We climbed the stairs to be greeted, if that is the word, by two noisy dogs, followed by a blonde woman whom we had seen in the Sandbar. She and her husband were Canadian and were in the process of setting up a ginger beer business. ‘Hard’ ginger beer, that is, containing alcohol at about the same strength as ordinary bottled beer. The stainless steel containers were part of the brewing process.

Sandbar 1
You can’t get the ginger beer anymore, but the bar and the smiles are still there

Hard ginger beer has a long history in the Caribbean, and this couple had experimented with recipes to produce a beer that tasted good and had a pretty broad appeal. Like many of the other expats, I got a bit of a kick out of the fact that this stuff, although not exactly homemade, was produced on a small scale by some friends of ours.

With live entertainment being at a premium, and being a singer-guitarist myself, I eventually got a regular gig at the Sandbar. I couldn’t have asked for a better audience: the expat crowd were mainly around my age and receptive to my material, which  is big on Neil Young, Bob Dylan and James Taylor, with a song here and another there by everyone from The Beatles to Bonnie Raitt and Steve Miller, plus a bit of reggae, a touch of folk and even a wander down a country lane at times.

The Yorkshireman who ran the cruise centre lent me their PA system and there was a brief flurry of excitement at the musical new kid in town. A drummer appeared from nowhere, an Italian who played a single instrument called a djembe, which most of us in our ignorance would refer to as a bongo. Whatever it was called, it added rhythm to my solitary guitar and he played along to whatever I launched into from a repertoire of several hundred songs.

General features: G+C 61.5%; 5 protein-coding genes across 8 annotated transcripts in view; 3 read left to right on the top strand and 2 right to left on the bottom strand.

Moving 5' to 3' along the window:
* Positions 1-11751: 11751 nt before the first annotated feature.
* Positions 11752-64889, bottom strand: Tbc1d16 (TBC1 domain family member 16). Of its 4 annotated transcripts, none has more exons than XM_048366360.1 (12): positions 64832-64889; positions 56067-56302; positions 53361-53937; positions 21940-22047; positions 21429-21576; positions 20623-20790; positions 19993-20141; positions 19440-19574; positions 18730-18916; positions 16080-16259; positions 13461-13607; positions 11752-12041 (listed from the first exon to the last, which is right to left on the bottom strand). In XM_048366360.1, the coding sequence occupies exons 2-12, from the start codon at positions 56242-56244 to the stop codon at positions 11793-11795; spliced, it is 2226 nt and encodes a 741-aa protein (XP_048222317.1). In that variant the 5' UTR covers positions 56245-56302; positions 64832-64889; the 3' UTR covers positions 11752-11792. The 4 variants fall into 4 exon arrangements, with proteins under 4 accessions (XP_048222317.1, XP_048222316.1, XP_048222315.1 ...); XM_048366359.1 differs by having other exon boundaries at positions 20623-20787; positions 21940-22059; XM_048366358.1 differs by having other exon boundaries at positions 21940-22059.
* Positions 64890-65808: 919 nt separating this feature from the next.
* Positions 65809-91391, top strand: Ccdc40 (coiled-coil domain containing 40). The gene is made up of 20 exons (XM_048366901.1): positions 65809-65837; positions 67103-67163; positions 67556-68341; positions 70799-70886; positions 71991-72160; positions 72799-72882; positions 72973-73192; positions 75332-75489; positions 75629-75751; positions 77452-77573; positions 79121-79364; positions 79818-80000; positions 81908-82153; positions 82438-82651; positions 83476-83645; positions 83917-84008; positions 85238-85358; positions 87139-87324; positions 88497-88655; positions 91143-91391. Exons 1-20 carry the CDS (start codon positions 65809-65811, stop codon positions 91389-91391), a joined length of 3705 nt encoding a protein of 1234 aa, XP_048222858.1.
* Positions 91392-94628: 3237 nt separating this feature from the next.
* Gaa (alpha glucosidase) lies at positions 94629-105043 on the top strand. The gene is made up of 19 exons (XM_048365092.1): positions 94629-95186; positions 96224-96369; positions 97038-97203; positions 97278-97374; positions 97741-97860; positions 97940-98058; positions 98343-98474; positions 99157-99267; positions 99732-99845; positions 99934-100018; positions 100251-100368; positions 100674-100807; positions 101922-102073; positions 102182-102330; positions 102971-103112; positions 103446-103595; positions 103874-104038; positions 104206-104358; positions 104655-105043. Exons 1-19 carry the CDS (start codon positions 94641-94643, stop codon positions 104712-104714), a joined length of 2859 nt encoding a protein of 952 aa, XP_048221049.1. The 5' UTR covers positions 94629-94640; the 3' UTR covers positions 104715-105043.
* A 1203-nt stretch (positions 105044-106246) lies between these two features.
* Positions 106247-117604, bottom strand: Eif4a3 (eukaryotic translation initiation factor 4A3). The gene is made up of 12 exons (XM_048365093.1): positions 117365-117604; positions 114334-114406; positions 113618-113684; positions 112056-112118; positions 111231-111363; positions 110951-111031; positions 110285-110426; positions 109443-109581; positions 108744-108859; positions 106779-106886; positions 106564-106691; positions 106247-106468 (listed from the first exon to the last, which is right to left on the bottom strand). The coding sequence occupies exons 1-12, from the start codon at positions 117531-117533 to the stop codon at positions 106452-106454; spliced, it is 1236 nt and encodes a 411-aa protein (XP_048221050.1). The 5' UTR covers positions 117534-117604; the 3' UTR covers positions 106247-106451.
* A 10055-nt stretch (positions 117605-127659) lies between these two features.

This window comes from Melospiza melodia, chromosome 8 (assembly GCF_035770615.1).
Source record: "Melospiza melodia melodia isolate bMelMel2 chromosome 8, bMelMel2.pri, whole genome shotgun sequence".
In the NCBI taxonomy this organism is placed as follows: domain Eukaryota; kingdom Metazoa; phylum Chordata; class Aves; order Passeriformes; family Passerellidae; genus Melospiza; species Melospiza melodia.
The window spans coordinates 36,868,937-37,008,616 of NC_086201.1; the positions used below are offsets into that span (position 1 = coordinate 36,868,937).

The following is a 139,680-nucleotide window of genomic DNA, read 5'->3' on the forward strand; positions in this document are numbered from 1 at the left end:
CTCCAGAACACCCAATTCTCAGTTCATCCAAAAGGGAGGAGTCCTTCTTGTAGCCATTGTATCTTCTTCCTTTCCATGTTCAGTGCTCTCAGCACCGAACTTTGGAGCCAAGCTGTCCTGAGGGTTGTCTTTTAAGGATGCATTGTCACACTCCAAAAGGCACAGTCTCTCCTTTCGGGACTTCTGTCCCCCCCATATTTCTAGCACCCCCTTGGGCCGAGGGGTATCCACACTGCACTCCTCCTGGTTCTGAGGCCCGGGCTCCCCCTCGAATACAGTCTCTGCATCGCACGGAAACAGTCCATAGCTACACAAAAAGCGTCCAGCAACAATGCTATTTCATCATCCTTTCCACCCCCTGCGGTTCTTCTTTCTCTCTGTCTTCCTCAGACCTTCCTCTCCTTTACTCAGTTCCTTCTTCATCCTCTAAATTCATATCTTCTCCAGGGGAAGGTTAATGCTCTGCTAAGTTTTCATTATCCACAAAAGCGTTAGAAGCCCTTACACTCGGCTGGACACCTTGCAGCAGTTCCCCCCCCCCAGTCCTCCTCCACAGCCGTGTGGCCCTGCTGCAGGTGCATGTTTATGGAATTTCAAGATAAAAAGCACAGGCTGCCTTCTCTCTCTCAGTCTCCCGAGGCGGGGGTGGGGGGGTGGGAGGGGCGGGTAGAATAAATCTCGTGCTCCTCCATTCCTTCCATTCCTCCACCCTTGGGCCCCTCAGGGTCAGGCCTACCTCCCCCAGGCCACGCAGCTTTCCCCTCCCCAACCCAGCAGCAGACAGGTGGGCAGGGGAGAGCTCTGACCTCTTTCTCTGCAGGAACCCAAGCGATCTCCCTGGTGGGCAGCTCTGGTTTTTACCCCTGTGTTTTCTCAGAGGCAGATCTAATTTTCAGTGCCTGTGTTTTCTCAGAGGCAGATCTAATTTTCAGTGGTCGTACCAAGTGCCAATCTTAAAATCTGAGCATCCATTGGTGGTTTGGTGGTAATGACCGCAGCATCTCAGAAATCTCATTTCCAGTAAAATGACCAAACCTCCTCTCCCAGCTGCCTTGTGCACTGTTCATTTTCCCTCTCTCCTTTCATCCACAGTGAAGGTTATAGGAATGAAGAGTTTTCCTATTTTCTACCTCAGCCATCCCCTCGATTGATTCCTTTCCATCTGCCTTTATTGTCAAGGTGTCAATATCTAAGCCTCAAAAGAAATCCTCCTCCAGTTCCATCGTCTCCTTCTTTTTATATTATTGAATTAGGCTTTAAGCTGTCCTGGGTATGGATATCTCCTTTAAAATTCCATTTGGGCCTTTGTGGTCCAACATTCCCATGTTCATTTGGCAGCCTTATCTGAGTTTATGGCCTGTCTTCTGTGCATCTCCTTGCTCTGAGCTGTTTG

CM Sandbar
One Thursday night at a bar on stilts over the Caribbean. That’s me making an easy chord look difficult, with a real sky in the background

Last week I told you about Mitch, who has been playing in Grand Turk for years, and I have to say I don’t know how he does it. For my own amusement as much as the audience’s, I tried to add two or three different songs every week, and variety was added some weeks when a holidaymaker who could play or sing would come up and do a bit. There was a regular who came to Grand Turk two or three times a year for the diving and brought his electric guitar with him. With a bandana adding a touch of the rock star to his balding head he would blaze away on whatever I was playing.

Another who turned up more than once was a Canadian who played exclusively his own songs. That’s a brave thing to do unless you’re Neil Young or Bob Dylan; I used to do one of mine now and then, but in my experience in such a setting  you’ve got to give people something they know.

A couple turned up once who sang I-can’t-remember-what and then did some backing vocals on California Dreaming. A solo singer-guitarist had everyone bewitched with his first song but didn’t have more great material to back it up. And one of the local masseuses, a Guyanese girl, would get up and do three or four with me each week, which involved rehearsals.

I was always on the lookout for talent, but more often than not, people who can sing a few songs very well in private just haven’t got the confidence to do it in front of an audience. And it is different. The next time you see someone giving you a couple of hours of good music, just remember it doesn’t happen by magic. As Ian Dury said on What A Waste, “First night nerves every one-night stand”. Yes, it’s fun to do when there’s a bit of a crowd and they’re on your side, but on a quiet night it can be a lonely job.


Next Tuesday: all things must pass